The Supreme Court on Tuesday reserved its verdict on the quantum of sentence in the 2009 contempt case against Prashant Bhushan for his tweets against CJI SA Bobde and his four predecessors and agreed to refer to an “appropriate bench” the question of conflict between right to free speech and suo motu contempt powers of court in the case against the activist lawyer.
The three-judge Bench of the Supreme Court headed by Justice Arun Mishra also deferred the case to September 10.
The contempt case is in connection with Bhushan’s comments on the judiciary during an interview to the Tehelka magazine in 2009.
In its hearing on Tuesday, the top court observed that it is not only a question of punishment but also faith in the institution that required detailed hearing.
The bench told senior advocate Rajeev Dhavan, representing Bhushan, that he must ponder that people come to court for relief, and when that faith is shaken then there is a problem.
Senior advocate Kapil Sibal, appearing for journalist Tarun Tejpal, contended before the bench that people come to court for justice and relief. “We will come and go but the institution exists forever. We must protect the integrity of the institution,” submitted Sibal.
The bench said let the matter be listed on September 10 before an appropriate bench by the Chief Justice. “I am short of time. I am demitting office,” Justice Mishra observed, who is scheduled to retire on September 2, citing the matter requires detailed hearing.
“If you are hurting someone, then what is wrong in apologizing,” Justice Mishra said and asked, “For how long the system will suffer all this. I am retiring in a few days. Will it be okay if you or others start attacking me? Why to say you can say anything against retired judges?”
After an emotional statement by outgoing judge Arun Mishra, the court reserved its verdict on the quantum of sentence.
During the hearing, the top court observed that in this case in addition to the Attorney General, the assistance of some amicus is also required.
Dhavan asked the bench to issue notice to the Attorney General. “Let us leave this to an appropriate bench,” Justice Mishra noted. Dhavan argued that the important question is how much of the court’s free speech jurisprudence could be read into suo moto contempt powers?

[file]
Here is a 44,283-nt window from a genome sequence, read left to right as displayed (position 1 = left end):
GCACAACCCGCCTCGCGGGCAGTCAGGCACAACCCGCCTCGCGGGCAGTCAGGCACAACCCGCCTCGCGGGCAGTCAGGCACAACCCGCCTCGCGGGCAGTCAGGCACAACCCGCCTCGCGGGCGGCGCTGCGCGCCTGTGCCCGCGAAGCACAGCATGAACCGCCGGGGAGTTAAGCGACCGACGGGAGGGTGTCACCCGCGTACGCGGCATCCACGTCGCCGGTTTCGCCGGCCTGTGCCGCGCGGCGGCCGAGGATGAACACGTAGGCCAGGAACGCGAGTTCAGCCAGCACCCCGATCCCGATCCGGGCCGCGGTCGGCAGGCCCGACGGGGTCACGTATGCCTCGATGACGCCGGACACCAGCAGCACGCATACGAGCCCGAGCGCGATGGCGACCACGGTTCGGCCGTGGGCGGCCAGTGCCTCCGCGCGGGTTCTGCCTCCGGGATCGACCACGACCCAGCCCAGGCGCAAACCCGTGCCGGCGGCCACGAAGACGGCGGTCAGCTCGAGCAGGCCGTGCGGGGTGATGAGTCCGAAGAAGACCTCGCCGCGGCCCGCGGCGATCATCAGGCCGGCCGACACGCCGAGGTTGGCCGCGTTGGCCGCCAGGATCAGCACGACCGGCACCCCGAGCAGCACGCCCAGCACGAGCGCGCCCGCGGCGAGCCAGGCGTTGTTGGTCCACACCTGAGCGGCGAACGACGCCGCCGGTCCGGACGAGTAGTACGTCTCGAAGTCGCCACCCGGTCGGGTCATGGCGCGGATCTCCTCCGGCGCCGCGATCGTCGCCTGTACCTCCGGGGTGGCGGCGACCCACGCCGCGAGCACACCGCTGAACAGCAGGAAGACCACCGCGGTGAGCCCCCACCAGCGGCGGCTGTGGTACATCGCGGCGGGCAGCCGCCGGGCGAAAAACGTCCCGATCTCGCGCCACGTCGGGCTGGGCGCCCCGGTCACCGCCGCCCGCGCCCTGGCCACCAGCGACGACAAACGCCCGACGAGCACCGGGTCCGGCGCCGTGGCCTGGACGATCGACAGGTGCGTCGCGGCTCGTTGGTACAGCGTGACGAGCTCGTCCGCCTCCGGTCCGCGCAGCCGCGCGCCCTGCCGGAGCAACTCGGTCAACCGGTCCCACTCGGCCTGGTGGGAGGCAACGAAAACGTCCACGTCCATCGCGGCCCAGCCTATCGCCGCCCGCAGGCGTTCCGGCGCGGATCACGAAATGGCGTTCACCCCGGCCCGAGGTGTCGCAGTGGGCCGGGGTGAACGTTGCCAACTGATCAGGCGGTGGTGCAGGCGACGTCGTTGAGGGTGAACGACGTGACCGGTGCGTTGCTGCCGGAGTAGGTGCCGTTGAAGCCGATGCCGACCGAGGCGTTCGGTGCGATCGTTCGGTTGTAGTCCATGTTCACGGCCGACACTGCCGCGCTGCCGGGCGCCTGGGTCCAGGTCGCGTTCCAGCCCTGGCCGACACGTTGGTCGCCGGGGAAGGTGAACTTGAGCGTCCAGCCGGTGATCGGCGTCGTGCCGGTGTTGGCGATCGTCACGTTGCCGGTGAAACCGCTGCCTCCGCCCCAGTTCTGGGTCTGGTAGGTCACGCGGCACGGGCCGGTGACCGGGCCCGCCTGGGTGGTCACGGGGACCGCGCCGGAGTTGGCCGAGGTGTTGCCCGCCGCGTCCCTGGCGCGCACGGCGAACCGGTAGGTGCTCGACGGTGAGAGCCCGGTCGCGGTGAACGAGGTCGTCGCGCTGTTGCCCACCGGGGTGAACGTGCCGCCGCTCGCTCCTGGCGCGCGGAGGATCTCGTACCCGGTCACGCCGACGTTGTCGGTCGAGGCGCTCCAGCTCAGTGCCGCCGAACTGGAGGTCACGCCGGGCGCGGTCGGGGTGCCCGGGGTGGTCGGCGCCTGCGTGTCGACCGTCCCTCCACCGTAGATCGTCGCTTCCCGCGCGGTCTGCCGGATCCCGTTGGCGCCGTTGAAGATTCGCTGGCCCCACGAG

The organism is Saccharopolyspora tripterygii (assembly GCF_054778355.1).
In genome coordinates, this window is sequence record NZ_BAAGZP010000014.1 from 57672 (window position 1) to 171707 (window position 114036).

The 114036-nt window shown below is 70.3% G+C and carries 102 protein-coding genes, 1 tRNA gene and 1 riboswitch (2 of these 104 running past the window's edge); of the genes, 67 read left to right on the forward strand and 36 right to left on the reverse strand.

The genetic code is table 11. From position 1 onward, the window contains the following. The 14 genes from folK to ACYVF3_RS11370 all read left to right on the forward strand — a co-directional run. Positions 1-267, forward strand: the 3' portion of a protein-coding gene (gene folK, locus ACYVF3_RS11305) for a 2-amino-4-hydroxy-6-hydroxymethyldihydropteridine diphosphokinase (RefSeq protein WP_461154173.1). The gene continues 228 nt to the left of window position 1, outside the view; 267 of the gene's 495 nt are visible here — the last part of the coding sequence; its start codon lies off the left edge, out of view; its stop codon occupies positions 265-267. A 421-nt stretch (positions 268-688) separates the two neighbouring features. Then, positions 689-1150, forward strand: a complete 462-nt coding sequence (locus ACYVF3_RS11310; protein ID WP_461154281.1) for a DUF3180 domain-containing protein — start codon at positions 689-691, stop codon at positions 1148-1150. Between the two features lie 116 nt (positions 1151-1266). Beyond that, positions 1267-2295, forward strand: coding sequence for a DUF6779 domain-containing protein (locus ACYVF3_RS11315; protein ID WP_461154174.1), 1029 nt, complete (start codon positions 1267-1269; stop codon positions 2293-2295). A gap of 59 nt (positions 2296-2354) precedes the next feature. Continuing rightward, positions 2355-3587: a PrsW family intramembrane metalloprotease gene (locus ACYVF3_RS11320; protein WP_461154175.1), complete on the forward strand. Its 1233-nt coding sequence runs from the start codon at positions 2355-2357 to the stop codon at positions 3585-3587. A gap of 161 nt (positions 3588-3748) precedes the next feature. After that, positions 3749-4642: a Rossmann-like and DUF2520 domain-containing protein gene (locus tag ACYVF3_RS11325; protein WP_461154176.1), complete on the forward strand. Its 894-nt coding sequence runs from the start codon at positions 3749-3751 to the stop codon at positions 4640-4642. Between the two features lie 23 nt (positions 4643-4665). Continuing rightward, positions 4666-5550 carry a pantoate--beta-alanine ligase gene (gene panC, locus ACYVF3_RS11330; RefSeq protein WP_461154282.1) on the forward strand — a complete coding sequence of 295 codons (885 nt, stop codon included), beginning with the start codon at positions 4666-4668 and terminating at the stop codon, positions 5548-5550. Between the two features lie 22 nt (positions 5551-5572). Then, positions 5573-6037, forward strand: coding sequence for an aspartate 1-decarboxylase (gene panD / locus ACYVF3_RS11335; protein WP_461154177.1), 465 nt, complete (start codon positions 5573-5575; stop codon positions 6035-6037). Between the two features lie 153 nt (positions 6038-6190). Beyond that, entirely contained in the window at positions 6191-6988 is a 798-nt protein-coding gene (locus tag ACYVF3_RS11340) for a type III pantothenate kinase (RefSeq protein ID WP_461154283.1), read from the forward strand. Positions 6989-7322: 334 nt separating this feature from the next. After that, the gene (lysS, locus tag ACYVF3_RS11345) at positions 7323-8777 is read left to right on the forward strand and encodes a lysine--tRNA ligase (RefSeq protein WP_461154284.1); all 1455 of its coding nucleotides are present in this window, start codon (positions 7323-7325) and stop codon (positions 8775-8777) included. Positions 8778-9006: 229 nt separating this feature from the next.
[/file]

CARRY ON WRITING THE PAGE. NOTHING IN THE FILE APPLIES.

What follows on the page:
Meanwhile, Attorney General (AG) KK Venugopal urged the Supreme Court to forgive Prashant Bhushan and said it was not necessary to punish him.
The AG submitted before the bench that Bhushan has expressed regret in the 2009 matter and he should be allowed to do the same in this case as well.
The top court has convicted Bhushan for making derogatory statements against the judiciary in two tweets. Bhushan has refused to apologize and said it is his bona fide belief.
Pointing at Bhushan’s response, the court told the AG that Bhushan’s “court has collapsed” comment was objectionable, but his response to the court was even more derogatory.
“Isn’t that objectionable,” the bench queried the AG.
As AG KK Venugopal insisted that the top court should show statesmanship and not use the powers of contempt, the bench asked the AG, what is the use of warning to Bhushan who thinks he has not done anything wrong?
Venugopal responded that his response should not be considered.
“How can we not? Everyone is criticizing us that we have not considered his response,” the bench headed by Justice Arun Mishra said.
When the AG insisted that Bhushan would not do this again. Justice Mishra said: “Let him say this.”
Advocate Prashant Bhushan in his written submissions to the Supreme Court on Monday said there should not be any attempt to coerce him into making an apology and asked the court to recall its August 14 judgement holding him guilty of contempt of court as similar statements were made by retired judges and others.
“In the present controversy, similar comments were made by Justices Lokur, Kurian Joseph, AP Shah, Arun Shourie and others in the public domain and were reported by the newspapers and TV. It would follow that they were all in contempt,” Bhushan had said.
Today, the Supreme Court took a 30-minute break from the hearing to allow Prashant Bhushan to think on withdrawing a 100-page statement he submitted on Monday, in which he not only refused to apologise but also said: “The hopes of the people of India vest in this Court to ensure the rule of law and the Constitution and not an untrammeled rule of the executive.”
Reacting to the statement, the Supreme Court said it had expected a different statement. “It was painful to read his reply in justification of his tweets. It was absolutely improper. This is not the way a senior lawyer like Prashant Bhushan with over 30 years of experience should behave. And it is not just him, this has become very common now,” said the court.
On August 20, the Supreme Court gave Prashant Bhushan time till August 24 to submit an “unconditional apology” and asked him to reconsider his defiant statement declining to apologise for his derogatory tweets against the judiciary.
It had, however, rejected Bhushan’s request to defer hearing on his sentencing in 2009 contempt case in which he was held guilty.
The apex court had initiated suo motu contempt proceedings against Bhushan for publishing two tweets, the first tweet, which was posted on June 27 alleged that the last four Chief Justices had played a role in the “destruction of democracy” during undeclared “emergency” for last six years.
And the second tweet on June 29 allegedly said the present Chief Justice rode a stationary bike at Nagpur while keeping the apex court in lockdown and denying citizens their right to access to justice.